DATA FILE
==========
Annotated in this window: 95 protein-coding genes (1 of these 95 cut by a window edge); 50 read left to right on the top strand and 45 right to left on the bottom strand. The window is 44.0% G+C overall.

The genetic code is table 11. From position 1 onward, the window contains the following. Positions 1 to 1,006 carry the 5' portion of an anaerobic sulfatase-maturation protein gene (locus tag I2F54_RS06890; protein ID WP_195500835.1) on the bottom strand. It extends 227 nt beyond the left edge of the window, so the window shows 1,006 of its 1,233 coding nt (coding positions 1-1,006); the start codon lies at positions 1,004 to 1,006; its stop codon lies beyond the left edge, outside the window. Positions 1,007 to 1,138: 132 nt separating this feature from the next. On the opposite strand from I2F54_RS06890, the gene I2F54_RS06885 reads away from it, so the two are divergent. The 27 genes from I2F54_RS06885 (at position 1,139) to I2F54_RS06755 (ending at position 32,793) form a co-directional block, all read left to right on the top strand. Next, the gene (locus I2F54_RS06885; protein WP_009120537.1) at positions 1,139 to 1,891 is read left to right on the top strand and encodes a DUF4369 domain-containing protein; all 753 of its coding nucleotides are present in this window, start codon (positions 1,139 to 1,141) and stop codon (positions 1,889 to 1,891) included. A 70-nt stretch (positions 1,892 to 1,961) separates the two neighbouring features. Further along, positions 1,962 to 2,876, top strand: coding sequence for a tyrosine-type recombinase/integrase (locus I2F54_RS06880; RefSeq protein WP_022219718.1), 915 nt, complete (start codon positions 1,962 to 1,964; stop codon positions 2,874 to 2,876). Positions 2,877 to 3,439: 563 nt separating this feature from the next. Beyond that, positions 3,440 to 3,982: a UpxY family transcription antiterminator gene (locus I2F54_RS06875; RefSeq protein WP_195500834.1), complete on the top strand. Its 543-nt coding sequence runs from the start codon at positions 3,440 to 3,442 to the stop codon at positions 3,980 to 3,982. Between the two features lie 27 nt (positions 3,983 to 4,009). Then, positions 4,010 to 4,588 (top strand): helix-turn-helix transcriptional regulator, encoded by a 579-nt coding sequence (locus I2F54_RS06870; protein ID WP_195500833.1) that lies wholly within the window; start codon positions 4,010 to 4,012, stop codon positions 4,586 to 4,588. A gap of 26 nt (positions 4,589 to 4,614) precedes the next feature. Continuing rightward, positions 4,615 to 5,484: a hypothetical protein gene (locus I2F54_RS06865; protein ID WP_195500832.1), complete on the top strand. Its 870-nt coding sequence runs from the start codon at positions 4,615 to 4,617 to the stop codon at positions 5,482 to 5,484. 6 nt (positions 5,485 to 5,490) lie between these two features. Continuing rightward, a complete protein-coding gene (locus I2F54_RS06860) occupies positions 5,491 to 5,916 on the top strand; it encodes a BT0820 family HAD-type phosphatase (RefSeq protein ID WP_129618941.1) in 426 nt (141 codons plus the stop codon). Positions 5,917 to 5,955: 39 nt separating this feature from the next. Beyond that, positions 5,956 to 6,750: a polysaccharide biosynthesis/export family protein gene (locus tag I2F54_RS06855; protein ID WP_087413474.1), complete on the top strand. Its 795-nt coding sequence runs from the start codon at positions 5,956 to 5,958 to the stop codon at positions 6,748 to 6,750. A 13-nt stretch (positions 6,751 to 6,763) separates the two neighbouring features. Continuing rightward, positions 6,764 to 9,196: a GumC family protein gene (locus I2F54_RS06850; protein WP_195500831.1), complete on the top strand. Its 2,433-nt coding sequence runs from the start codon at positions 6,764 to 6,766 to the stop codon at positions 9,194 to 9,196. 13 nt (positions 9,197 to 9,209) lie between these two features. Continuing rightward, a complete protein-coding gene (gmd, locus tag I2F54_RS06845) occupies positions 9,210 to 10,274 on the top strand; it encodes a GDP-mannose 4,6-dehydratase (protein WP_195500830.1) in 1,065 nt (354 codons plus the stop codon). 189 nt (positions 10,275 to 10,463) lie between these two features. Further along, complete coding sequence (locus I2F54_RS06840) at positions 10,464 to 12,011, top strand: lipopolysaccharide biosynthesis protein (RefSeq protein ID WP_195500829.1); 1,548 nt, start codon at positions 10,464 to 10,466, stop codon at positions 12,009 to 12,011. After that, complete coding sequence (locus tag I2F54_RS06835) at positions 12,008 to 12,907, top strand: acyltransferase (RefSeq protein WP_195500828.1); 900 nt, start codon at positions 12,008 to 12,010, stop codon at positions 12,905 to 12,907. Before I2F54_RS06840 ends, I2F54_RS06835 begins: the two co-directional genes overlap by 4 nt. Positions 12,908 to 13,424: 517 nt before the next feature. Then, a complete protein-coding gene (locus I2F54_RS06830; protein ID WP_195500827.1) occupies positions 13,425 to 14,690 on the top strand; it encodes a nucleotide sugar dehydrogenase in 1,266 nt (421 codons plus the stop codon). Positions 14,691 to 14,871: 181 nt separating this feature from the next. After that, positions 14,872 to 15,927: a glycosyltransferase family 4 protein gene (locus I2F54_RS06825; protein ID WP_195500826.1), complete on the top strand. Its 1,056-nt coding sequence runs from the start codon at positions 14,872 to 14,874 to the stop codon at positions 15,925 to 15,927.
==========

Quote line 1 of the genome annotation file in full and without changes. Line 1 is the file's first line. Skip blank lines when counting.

Annotated in this window: 95 protein-coding genes (1 of these 95 cut by a window edge); 50 read left to right on the top strand and 45 right to left on the bottom strand. The window is 44.0% G+C overall.